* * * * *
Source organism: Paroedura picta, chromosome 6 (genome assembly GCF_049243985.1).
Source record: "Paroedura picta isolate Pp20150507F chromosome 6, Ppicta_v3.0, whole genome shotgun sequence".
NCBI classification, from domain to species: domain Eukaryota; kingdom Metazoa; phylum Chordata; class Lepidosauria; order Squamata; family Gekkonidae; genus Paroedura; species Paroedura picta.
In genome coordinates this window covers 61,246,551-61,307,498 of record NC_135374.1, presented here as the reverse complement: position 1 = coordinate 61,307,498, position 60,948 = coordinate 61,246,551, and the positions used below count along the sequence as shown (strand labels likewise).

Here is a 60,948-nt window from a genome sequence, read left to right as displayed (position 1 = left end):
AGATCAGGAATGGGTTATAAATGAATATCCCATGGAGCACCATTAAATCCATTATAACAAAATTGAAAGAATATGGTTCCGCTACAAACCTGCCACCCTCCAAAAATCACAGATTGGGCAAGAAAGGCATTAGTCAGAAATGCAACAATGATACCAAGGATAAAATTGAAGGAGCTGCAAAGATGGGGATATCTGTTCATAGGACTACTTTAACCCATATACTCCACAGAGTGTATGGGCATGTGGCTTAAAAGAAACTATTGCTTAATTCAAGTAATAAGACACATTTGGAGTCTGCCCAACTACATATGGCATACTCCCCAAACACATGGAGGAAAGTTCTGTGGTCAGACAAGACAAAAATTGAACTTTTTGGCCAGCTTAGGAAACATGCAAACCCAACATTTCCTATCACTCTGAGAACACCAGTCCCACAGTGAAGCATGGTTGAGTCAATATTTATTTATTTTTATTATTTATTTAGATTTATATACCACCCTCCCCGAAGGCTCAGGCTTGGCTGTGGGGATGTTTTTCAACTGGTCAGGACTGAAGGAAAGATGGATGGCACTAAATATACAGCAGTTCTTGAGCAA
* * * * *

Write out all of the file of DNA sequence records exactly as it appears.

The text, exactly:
Source organism: Paroedura picta, chromosome 6 (genome assembly GCF_049243985.1).
Source record: "Paroedura picta isolate Pp20150507F chromosome 6, Ppicta_v3.0, whole genome shotgun sequence".
NCBI classification, from domain to species: domain Eukaryota; kingdom Metazoa; phylum Chordata; class Lepidosauria; order Squamata; family Gekkonidae; genus Paroedura; species Paroedura picta.
In genome coordinates this window covers 61,246,551-61,307,498 of record NC_135374.1, presented here as the reverse complement: position 1 = coordinate 61,307,498, position 60,948 = coordinate 61,246,551, and the positions used below count along the sequence as shown (strand labels likewise).

Here is a 60,948-nt window from a genome sequence, read left to right as displayed (position 1 = left end):
AGATCAGGAATGGGTTATAAATGAATATCCCATGGAGCACCATTAAATCCATTATAACAAAATTGAAAGAATATGGTTCCGCTACAAACCTGCCACCCTCCAAAAATCACAGATTGGGCAAGAAAGGCATTAGTCAGAAATGCAACAATGATACCAAGGATAAAATTGAAGGAGCTGCAAAGATGGGGATATCTGTTCATAGGACTACTTTAACCCATATACTCCACAGAGTGTATGGGCATGTGGCTTAAAAGAAACTATTGCTTAATTCAAGTAATAAGACACATTTGGAGTCTGCCCAACTACATATGGCATACTCCCCAAACACATGGAGGAAAGTTCTGTGGTCAGACAAGACAAAAATTGAACTTTTTGGCCAGCTTAGGAAACATGCAAACCCAACATTTCCTATCACTCTGAGAACACCAGTCCCACAGTGAAGCATGGTTGAGTCAATATTTATTTATTTTTATTATTTATTTAGATTTATATACCACCCTCCCCGAAGGCTCAGGCTTGGCTGTGGGGATGTTTTTCAACTGGTCAGGACTGAAGGAAAGATGGATGGCACTAAATATACAGCAGTTCTTGAGCAA